In the middle of the best of Spring Break air show times it became, for a day, the very worst of times. On what will remain in the memory of thousands of exhibitors, show goers—and insurance agents—as Black Thursday, tornado-force winds clocked at more than 90 mph ripped across the tarmac at Lakeland, Florida’s Sun ’n Fun 2011 event. When horizontal needle-sting rains and catastrophic winds abated, up to 70 aircraft lay damaged or completely destroyed. Mud-splattered display tents dotted the grounds like huge torn flowers. Tents and flagpoles were bent and broken, tiedown anchors yanked out of the ground or snapped like twigs. Even cars were lifted and repositioned by the force of the storm. Dollar estimates of losses were horrendous; all agreed the final tally would be in the millions. A sad day for airplane owners and builders.
To the credit of Sun ’n Fun head John Burton and his hardworking crew and many volunteers, a Show-Must-Go-On resolve set in. Working feverishly, the clean-up force restored the devastated area, and by Friday morning, sunshine literally and figuratively reigned again. If the show was short on new GA and LSA aircraft, there was no shortage of innovations, intriguing new products and new wrinkles on familiar concepts, such as enhanced flight-training applications and the revival of an instrument as old as manned flight itself. The Blue Angels danced their inimitable aerial ballet above appreciative crowds in celebration of the 100th anniversary of Naval Aviation. Not to be outdone, a single Air Force F-22 Raptor purely dazzled with its physics-defying demonstration of advanced 21st- century aerodynamic maneuvers. Rain ’n Pain was, by the end, restored to Sun ’n Fun; the LSA Tour headed northwest to Georgia for another round of local airport demo shows, the buzz renewed for all the great flying just ahead.
GIFT To Flight Training
Cessna Aircraft, King Schools and Redbird Flight Simulations debuted their new Guided Independent Flight Training (GIFT) program, a promising synergy of technologies that marries guided video instruction and demonstrations with hands-on simulator work. The program combines proven King Schools self-study video clips with all the Redbird simulator models. The result: focused and highly individualized training.
Students pick a topic, such as crosswind landings. The simulator plays a John and Martha King video discussion and demonstration of the flight maneuver. Then the simulator serves up a practice maneuver for the student to fly. After the round, the sim grades the student and gives feedback, which are saved on a USB-enabled storage card the student carries. Students can “fly” modules as often as they want. The benefit is twofold: deeper skill building and lower expense, since an instructor isn’t always required. Contact: www.cessna.com.
Fastest Gun Alive
Cessna Aircraft rolled out the latest iteration of its sleek fixed-gear four-seater, the Corvalis TTX. The elegant composite speedster isn’t only the world’s fastest fixed-legs single (cruise—235 KTAS) but has extended range—1250 nm. Two legs, and you’ve hopped the U.S.! The TTX sports new interiors and paint scheme, and new standard and optional gear, including the Intrinzic Garmin G2000 flight deck, designed by Cessna around two 14-inch touch-screen LED displays to maximize pilot/passenger ergonom-ics and comfort, and simplify the high-permission workload.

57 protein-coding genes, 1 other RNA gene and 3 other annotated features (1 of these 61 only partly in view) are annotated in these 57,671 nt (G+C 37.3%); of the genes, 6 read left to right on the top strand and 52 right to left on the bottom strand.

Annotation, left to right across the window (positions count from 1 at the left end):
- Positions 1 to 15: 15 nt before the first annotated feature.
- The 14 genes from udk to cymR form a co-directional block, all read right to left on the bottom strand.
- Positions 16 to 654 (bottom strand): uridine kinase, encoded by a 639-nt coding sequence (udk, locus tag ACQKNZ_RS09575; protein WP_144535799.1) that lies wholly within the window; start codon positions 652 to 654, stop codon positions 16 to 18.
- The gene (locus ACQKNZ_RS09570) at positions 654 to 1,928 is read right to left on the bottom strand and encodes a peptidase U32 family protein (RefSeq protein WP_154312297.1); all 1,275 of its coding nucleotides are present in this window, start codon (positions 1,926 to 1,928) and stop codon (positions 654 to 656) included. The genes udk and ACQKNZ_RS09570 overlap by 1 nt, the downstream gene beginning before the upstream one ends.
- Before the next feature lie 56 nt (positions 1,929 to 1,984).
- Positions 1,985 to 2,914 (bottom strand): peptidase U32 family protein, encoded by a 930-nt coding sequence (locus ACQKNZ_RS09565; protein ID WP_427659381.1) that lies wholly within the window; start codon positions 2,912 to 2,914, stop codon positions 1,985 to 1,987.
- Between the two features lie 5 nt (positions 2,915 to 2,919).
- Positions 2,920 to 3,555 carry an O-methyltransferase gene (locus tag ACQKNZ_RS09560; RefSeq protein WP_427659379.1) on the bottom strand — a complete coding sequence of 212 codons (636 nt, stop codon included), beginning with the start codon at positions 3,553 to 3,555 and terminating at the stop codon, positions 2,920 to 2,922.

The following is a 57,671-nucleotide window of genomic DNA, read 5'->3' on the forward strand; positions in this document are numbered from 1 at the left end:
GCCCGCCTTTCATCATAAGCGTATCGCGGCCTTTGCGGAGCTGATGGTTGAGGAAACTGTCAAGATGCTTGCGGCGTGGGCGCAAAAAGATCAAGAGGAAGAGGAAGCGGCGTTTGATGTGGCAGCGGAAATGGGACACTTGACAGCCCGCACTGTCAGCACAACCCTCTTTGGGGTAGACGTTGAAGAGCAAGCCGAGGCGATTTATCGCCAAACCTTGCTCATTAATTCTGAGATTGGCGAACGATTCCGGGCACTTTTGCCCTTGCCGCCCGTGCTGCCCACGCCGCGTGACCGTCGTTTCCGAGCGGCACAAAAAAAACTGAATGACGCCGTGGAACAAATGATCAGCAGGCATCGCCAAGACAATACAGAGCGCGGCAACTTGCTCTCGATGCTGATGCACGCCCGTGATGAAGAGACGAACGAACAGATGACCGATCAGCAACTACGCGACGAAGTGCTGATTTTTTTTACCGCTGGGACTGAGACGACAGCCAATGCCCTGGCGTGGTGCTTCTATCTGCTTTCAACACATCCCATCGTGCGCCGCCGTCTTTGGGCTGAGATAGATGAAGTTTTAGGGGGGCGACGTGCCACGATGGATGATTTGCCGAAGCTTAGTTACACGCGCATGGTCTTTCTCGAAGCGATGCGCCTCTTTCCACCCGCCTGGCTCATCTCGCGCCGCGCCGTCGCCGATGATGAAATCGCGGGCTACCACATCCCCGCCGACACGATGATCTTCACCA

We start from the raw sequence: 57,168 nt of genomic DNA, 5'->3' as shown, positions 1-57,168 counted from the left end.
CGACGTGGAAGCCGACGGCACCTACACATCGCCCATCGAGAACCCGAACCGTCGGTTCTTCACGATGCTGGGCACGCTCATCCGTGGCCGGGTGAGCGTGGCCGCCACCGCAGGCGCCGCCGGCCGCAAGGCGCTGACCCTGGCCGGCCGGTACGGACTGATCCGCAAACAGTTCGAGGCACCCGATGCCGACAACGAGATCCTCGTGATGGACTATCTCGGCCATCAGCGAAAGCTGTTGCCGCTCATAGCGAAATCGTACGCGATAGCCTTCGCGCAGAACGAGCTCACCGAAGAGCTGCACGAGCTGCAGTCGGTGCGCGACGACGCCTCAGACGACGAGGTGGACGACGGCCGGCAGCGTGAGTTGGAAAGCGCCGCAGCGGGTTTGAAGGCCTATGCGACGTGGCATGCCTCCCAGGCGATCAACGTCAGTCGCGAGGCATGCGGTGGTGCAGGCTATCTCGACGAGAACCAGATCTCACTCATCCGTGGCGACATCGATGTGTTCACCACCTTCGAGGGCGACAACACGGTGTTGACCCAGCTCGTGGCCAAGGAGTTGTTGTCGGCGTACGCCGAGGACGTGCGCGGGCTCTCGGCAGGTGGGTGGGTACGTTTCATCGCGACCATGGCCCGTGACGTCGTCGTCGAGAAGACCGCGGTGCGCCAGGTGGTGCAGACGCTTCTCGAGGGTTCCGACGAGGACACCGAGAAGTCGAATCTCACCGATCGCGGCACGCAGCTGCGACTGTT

Standard onboard instruments include remote digital audio panel, dual AHRS, Garmin GTS800 traffic warning system, Garmin GTX 33ES transponder with ADS-B, GFC 700 auto flight control and even a pulse oximeter. Upgrades include Garmin’s GSR56 Iridium satellite datalink for global weather, and the Avidyne TWX670 lightning-detection system. Four new interior schemes feature leather upholstery and removable rear seats for more cargo capacity. Contact: www.cessna.com.
Lightspeed Aviation, having already turned the aviation headset biz on ear with its super-comfortable, noise-canceling flagship Zulu model, isn’t resting on its laurels. The latest Zulu features an attractive new look and technology enhancements. New features include patent-pending Microport Vent technology, and new electronic noise-cancellation hardware to broaden ANR (active noise reduction) consistency over a broader portion of the low-frequency sound range.
The new version also has a patent-pending Dual Aperture Disc microphone, redesigned speakers for improved noise rejection and “studio-quality” audio for rich multimedia audio. The stainless-steel headband is low profile for overhead clearance, and Bluetooth connectivity is there, along with auxiliary input for cell phones, music players and other audio gadgets. One cool feature: ComPriority lowers all peripheral audio volume when radio or intercom transmissions are made. Weight is just 13 ounces and new softer plush ear seals reduce side pressure by 15%. Contact: www.lightspeedaviation.com.
Fifty Years And Going Strong
Maule Air celebrates its golden type-certification anniversary with the latest version of the airplane that started its line of FAA-certified production aircraft. The new M-4-180V Jetasen II reinvigorates the M-4 Jetasen that got its FAA birth certificate in 1961, and led to a line of rugged, fun-flying, all-American made STOL airplanes. The new Jetasen represents several updates to the venerable design.
Jetasen II is a two-place, side-by-side STOL bird that echoes the fun-flying, high-tech aspects of LSA flight, although at 2,300 pounds and a useful load of 930 pounds, it goes way beyond LSA performance. The new model comes with two versions of the Lycoming 0-360 180 hp engine, and includes a baggage compartment rated to 200 pounds. Maule has produced more than 1,800 aircraft since the late founder B.D. Maule started the company. The sale of four IFR-equipped MXT-7-180 models was announced during Sun ’n Fun. Happy anniversary, Maule! Contact: www.mauleairinc.com.
The Right Touch
Garmin’s new GTN 650 and GTN 750 are aviation’s first certified touchscreen devices, but Garmin points out other innovative features, like larger screen area (allows viewing entire Garmin FliteCharts and ChartView pages), integrated audio/intercom, higher-resolution displays than earlier GNS 430W and 530W units, and a computer-like, intuitive desktop interface with big-button menus, audio/visual feedback, and animation to tell pilots which module responded to touch. Traditional button and knob entry is also enabled.